FSRN Weekly Edition – July 25, 2014
- West Bank tension escalates as protesters call for Intifada; assaults on Gaza continue
- Eric Garner buried amid fresh calls for NYPD accountability
- New Haven homeless erect a second tent encampment on city property
- Taking to the skies to circumvent “Ag-Gag” laws
- 100 days on, more than 200 Nigerian school girls still missing after Boko Haram kidnapping
- Joko Widodo confirmed president-elect of Indonesia
US Secretary of State John Kerry has submitted a ceasefire proposal to Hamas and the government of Israel. According to the Israeli newspaper Ha’aretz, Kerry’s proposal would allow Israeli ground troops to occupy Gaza for the duration of the one-week ceasefire, ostensibly to look for and destroy tunnels used by militants.
In the West Bank, what many describe as the largest protests in decades there erupted Thursday night as tens of thousands marched toward Jerusalem’s al Aqsa Mosque on the last night of Ramadan. At least two protesters were killed. Bethlehem-based reporter Anna Ferensewicz says some media are already calling it the Third Intifada.
More than 800 Palestinians, most of them civilians including many women and children, have died in just over two-weeks since the Israeli military launched the so-called Operation Protective Edge. More than 30 Israelis are dead, mostly soldiers since the onset of the ground offensive.
FSRN’s Rami al Meghari is in the Nuseriet area of Gaza. He joined us to discuss events in Gaza, and how he and his family are faring.
Rami Almeghari spoke with us from Gaza, after being forced from his home in the Maghazi refugee Camp. He, his wire and four children are sheltering in nearby Nuseriet.
Many residents of Gaza are taking up shelter in schools run by UNRWA, the United Nation’s aid agency for Palestinians. Those shelters have themselves been the targets of attacks. UNRWA today strongly condemned what was the fourth hit to a UN shelter in the past four days. At least seventeen people inside the building were killed.
Funeral services were held this week for Eric Garner, an African-American man who died while he was being arrested by New York Police officers in Staten Island. New York City community activists and elected officials are demanding a thorough and swift investigation. The incident was captured on video which went viral and shows officers using a choke hold, an arrest method banned by the NYPD for over two decades. For FSRN, Rebecca Myles has more.
Three dozen people — homeless residents of New Haven, Connecticut and their supporters — marched ten blocks from a Catholic Worker house of hospitality to an empty city lot in a low-income neighborhood to set up a second tent encampment. They are hoping to pressure the city into providing more housing, and to stop criminalizing those who try to sleep outdoors. But organizers expect that officials will order the camp’s removal late Friday. New Haven is among many cities nationwide that have laws on the books aimed at the homeless population. Some go so far as to make it illegal to simply sit or lie down in certain public places. Meanwhile, New Haven spends more than any other city in Connecticut on services for the homeless MT reports.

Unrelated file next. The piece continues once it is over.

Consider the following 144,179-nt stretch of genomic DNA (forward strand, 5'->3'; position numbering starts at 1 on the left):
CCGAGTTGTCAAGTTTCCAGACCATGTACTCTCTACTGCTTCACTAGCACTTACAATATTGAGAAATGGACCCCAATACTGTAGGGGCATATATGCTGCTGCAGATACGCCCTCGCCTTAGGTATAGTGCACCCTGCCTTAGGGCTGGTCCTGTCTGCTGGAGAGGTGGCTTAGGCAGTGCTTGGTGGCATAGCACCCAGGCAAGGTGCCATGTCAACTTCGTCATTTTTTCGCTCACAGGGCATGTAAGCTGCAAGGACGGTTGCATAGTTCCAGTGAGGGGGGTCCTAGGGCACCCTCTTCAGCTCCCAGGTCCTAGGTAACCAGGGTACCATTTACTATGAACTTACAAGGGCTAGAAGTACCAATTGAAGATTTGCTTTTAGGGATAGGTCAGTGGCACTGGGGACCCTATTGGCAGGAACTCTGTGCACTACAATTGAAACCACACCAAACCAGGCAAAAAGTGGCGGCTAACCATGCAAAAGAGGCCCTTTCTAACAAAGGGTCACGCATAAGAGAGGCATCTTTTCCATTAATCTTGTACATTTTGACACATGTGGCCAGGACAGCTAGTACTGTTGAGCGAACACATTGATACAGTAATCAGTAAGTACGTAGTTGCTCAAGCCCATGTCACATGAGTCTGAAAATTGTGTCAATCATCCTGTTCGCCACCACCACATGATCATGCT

If you eat meat produced in the United States, chances are it came from livestock that spent at least part of its life at a confined animal feeding operation – or “factory farm.” As these enormous feedlots have become more common, public oversight has weakened, largely thanks to so-called Ag-Gag laws. Will Potter is an investigative journalist and author of “Green is the New Red: : An Insider’s Account of a Social Movement Under Siege.’ He spoke with FSRN’s Shannon YOung about Ag-Gag laws and a creative crowd-funding campaign to monitor factory farms from the sky.
More than 100 days have passed since members of Boko Haram abducted over two hundred school girls in northeastern Nigeria. Relatives of the girls are struggling to keep the issue in the public eye, as the situation on the ground in the Chibok province deteriorates. Ongoing attacks there have forced many to flee either to the bush or to Nigerian cities. The displaced want Nigerian authorities to rescue the girls and to ensure safety for residents of Chibok and other vulnerable communities. FSRN’s Samuel Okocha reports.
For the first time in Indonesia’s democratic history the country has a President who is from neither the military nor the political elite. Official election results released this week show Joko Widodo won with 53 percent, with 8 million more votes than his opponent, Prabowo Subianto. From Jakarta, Rebecca Henschke reports many see this is as a turning point for the country.
Photo credit: Flickr user Eldeem. Music: Jazz Friends via Jamendo. Music and photo licensed under Creative Commons.